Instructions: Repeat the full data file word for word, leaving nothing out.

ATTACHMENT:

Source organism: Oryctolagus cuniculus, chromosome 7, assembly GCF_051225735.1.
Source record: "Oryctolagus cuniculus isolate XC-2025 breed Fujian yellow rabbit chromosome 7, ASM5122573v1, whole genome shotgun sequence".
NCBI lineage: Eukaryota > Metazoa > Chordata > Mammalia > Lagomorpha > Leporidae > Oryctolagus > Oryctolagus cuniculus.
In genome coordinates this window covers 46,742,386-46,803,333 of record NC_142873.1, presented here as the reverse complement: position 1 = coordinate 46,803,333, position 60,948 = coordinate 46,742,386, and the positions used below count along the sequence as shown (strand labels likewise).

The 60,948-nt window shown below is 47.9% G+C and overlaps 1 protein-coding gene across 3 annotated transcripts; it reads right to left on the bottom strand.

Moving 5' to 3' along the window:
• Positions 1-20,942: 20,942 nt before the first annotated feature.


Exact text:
Source organism: Oryctolagus cuniculus, chromosome 7, assembly GCF_051225735.1.
Source record: "Oryctolagus cuniculus isolate XC-2025 breed Fujian yellow rabbit chromosome 7, ASM5122573v1, whole genome shotgun sequence".
NCBI lineage: Eukaryota > Metazoa > Chordata > Mammalia > Lagomorpha > Leporidae > Oryctolagus > Oryctolagus cuniculus.
In genome coordinates this window covers 46,742,386-46,803,333 of record NC_142873.1, presented here as the reverse complement: position 1 = coordinate 46,803,333, position 60,948 = coordinate 46,742,386, and the positions used below count along the sequence as shown (strand labels likewise).

The 60,948-nt window shown below is 47.9% G+C and overlaps 1 protein-coding gene across 3 annotated transcripts; it reads right to left on the bottom strand.

Moving 5' to 3' along the window:
• Positions 1-20,942: 20,942 nt before the first annotated feature.